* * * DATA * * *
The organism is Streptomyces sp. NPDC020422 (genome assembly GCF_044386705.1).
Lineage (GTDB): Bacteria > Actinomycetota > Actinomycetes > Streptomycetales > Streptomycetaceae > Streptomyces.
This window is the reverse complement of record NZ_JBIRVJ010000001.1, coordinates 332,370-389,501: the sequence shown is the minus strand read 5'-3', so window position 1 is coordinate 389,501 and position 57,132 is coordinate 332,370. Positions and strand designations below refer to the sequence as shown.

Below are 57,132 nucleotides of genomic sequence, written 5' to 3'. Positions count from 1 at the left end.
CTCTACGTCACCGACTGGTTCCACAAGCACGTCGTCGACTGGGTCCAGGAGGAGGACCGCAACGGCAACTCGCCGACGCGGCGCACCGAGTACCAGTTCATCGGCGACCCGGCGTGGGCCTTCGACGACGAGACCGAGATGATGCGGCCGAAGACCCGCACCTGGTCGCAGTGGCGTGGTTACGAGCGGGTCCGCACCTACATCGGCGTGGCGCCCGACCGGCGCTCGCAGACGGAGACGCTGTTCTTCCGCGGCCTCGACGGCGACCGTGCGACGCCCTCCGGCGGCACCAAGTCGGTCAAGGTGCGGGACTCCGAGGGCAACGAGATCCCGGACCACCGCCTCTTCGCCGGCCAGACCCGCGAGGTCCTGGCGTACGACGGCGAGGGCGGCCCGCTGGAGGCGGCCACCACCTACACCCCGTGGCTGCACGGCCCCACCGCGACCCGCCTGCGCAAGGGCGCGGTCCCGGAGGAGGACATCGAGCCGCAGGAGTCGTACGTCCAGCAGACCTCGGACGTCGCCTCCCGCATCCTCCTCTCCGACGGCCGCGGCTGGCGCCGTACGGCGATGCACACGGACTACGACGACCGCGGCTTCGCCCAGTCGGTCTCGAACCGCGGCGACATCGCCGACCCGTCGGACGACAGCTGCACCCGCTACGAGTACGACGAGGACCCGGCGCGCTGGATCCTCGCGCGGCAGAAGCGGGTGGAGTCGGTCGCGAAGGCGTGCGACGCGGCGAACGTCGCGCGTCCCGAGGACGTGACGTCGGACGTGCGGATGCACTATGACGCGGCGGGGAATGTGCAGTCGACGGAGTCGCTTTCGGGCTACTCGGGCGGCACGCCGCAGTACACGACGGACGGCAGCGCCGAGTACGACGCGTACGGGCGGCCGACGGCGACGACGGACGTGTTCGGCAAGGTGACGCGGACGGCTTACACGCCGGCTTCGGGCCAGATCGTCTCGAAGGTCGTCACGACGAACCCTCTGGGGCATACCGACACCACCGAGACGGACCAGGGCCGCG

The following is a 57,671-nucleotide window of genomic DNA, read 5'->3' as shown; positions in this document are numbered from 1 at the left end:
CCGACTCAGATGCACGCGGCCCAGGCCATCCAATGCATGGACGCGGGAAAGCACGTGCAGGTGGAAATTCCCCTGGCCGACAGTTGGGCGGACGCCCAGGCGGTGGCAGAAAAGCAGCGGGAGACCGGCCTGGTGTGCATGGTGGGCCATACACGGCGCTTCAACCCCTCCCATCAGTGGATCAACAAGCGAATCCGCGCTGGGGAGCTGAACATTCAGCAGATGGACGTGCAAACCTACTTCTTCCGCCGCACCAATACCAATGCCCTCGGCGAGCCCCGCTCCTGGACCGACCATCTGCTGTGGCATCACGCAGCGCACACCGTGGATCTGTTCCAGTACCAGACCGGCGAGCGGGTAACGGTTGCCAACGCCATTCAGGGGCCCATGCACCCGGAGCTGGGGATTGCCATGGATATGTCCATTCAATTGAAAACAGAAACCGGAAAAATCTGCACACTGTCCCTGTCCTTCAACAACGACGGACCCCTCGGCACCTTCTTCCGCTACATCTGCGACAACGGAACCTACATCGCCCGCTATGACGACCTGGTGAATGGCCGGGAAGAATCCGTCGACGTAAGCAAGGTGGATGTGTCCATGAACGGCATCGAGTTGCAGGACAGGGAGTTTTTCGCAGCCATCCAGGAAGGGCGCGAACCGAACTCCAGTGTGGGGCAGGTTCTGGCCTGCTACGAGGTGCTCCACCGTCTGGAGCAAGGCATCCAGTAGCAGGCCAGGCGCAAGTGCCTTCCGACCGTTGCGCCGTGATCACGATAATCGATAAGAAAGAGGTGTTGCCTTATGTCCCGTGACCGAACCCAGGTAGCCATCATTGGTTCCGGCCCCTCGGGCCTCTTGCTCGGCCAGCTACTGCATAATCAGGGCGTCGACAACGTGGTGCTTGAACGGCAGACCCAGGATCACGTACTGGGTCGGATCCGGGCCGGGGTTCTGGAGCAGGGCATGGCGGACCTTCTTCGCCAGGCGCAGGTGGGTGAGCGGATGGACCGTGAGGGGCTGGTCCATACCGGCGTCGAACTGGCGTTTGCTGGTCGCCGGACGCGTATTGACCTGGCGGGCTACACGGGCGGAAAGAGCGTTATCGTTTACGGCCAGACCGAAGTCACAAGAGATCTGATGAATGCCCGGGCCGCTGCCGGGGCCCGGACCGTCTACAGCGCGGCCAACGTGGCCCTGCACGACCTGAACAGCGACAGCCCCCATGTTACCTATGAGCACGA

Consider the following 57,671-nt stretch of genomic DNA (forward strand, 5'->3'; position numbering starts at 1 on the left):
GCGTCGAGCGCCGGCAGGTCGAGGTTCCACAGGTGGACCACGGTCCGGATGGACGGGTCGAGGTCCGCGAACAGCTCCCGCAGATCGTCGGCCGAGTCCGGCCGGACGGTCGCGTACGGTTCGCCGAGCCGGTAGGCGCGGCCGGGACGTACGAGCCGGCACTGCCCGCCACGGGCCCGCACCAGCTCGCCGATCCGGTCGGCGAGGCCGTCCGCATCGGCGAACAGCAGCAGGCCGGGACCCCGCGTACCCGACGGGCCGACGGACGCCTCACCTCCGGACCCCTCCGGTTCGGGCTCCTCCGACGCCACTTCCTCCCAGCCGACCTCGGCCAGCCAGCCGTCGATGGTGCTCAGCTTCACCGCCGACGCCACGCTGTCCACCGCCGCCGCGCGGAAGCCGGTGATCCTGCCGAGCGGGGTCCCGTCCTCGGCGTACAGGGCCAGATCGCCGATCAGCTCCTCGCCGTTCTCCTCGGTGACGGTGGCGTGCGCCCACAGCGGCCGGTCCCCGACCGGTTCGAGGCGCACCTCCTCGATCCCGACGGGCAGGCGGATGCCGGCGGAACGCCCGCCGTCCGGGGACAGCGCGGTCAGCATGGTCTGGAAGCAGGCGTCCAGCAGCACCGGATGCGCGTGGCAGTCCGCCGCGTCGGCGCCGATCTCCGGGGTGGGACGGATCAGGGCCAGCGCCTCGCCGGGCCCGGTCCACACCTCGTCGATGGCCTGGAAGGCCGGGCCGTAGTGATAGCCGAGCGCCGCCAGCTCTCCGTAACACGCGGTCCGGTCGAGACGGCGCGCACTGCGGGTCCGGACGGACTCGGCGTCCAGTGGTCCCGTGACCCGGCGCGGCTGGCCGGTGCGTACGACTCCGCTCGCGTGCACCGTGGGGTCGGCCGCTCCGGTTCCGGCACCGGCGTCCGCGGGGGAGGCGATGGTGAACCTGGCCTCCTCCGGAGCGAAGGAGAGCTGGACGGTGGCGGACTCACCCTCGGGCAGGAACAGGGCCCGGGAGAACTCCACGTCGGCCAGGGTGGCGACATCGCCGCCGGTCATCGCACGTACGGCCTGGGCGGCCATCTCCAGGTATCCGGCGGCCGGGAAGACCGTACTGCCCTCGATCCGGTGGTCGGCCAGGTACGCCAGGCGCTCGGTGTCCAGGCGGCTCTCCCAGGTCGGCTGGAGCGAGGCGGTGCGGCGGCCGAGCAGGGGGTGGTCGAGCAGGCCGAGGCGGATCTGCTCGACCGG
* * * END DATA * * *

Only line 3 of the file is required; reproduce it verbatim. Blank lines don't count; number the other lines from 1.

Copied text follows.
This window is the reverse complement of record NZ_JBIRVJ010000001.1, coordinates 332,370-389,501: the sequence shown is the minus strand read 5'-3', so window position 1 is coordinate 389,501 and position 57,132 is coordinate 332,370. Positions and strand designations below refer to the sequence as shown.